Here is some great stereo miking techniques from Shure.
If you want to capture a more natural sound in your recordings, it's time to learn a few fundamentals of stereo miking.
Early on, these techniques were developed to approximate the sound we hear in our own two ears. Stereo recordings give the listener sound images that correspond to the location of the instruments in the recording session - left to right and front to back. They provide a picture of the recording space's acoustics and capture sound source characteristics without the tonal imbalances that mono close miking can sometimes produce.
Stereo miking offers an open sound that is an alternative to multi-track recording.
Using just two or three microphones, stereo miking is still the preferred method to record classical music and small ensembles ambiently. In this article, we'll explain four of the most popular stereo miking techniques, illustrate them with images of mic set-ups from Shure's Performance Listening Center and provide audio clips that will amplify the critical listening differences.
Stereo Microphone Techniques
Every recording situation is different. Room acoustics vary, the instrumentation changes, even the type of music and tempo can influence the recorded sound you're trying to capture. You'll probably want to test more than one of the following techniques (and then make your own adjustments) to get the recording you want.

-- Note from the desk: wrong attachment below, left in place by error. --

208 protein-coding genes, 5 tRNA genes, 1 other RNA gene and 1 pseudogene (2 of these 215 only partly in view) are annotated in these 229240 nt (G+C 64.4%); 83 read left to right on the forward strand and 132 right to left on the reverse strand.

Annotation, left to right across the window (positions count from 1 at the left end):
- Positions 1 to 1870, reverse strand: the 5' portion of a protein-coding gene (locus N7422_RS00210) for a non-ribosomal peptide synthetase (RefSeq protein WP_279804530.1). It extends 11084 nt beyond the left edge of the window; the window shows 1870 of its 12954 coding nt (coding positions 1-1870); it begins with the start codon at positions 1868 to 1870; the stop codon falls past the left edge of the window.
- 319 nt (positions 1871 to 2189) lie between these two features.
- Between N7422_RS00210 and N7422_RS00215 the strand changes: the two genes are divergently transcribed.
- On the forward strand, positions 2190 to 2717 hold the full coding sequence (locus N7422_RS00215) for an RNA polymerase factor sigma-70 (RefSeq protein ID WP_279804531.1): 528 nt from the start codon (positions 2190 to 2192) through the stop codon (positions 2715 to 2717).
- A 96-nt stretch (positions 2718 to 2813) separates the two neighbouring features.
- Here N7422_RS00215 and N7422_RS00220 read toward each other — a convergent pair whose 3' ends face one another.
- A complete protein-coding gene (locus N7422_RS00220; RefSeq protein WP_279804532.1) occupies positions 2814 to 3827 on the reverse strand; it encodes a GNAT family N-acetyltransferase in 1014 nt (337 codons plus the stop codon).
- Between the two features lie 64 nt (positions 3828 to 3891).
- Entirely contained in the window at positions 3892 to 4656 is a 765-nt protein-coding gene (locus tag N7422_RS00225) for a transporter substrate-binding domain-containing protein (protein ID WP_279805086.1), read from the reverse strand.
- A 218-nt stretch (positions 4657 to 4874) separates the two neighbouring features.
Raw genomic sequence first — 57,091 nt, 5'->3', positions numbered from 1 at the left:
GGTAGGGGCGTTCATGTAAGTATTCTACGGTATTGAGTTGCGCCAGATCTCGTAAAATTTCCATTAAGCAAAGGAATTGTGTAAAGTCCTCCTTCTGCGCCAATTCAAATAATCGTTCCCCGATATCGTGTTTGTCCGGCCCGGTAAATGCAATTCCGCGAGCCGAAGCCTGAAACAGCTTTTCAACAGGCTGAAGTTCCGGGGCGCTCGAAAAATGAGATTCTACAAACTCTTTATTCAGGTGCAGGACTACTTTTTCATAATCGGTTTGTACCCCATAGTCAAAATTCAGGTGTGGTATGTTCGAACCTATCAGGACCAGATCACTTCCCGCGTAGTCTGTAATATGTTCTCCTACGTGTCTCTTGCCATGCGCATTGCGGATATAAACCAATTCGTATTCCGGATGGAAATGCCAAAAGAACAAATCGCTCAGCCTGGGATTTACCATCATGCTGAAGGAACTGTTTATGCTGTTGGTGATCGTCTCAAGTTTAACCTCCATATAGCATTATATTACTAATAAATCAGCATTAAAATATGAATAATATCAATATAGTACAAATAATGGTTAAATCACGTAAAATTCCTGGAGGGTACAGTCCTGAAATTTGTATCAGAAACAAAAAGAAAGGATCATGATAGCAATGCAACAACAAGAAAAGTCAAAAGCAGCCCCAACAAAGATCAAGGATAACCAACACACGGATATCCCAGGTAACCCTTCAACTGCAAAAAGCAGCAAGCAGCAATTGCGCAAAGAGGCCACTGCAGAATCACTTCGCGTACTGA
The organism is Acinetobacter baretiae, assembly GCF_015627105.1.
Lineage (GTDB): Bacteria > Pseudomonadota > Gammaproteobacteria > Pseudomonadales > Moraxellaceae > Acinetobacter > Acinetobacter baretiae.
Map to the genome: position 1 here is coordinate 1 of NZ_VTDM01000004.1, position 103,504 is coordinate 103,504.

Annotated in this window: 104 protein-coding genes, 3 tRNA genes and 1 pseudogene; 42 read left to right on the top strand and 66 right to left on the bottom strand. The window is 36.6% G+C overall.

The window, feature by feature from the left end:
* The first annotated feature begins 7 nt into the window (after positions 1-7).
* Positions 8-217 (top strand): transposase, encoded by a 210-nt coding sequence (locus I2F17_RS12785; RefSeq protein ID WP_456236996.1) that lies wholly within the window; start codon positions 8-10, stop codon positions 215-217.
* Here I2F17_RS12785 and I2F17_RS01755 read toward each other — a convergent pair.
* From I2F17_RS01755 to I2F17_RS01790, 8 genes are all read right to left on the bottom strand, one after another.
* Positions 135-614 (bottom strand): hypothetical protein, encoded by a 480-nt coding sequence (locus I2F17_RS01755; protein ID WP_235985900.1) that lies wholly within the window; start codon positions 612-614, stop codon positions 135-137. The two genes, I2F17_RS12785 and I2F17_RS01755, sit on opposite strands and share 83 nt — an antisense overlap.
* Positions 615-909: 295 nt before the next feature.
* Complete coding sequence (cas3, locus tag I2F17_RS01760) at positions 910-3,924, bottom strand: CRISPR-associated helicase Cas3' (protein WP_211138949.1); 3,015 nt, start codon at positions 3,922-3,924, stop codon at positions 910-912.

In the section below, we'll introduce you to the basics:
- The Technique
- The Microphones
- Mic Positioning
- Audio Sample
- Pros and Cons
All in an easy-to-digest format that will give you enough information to get started using gear you probably already own. What's most important here? Your own critical listening skills, since stereo recording is an attempt to replicate the way your personal transducers (those ears of yours) process sound.
Keep in mind that stereo miking, just like any other audio exploration - whether its composing, performing, doing live sound or recording - is just that...a journey and an opportunity to experiment.
It is completely subjective, so try different techniques, borrow microphones if you need to and play with angles and positions to achieve the recorded sound you're after. Be careful about the most basic of basics - tightening stands and mic clips. Take your time. Be meticulous and the results will be more than worth your effort.
Several of the most common stereo miking techniques are known by different names. That can be confusing for the newbie recordist.
Also know as X/Y
Microphones angled apart with grilles touching.
- Decca Tree
A spaced microphone variation commonly used for orchestral recording. Developed as an A-B method adding a center fill, the technique was developed in the early 1950s by a team at Decca Records to provide a stereo image.
- Near-Coincident Pair
A common variation is called the ORTF system, so named for the French Broadcasting Organization that developed it. Microphones angled about 110-degrees apart, often with capsules about 6" to 7" apart .
- Spaced Pair
Mics spaced 3-10' apart, pointed forward.
- Mid-Side Technique
Also known as M-S.
Cardioid mic pointed forward, bi-directional mic side-pointed.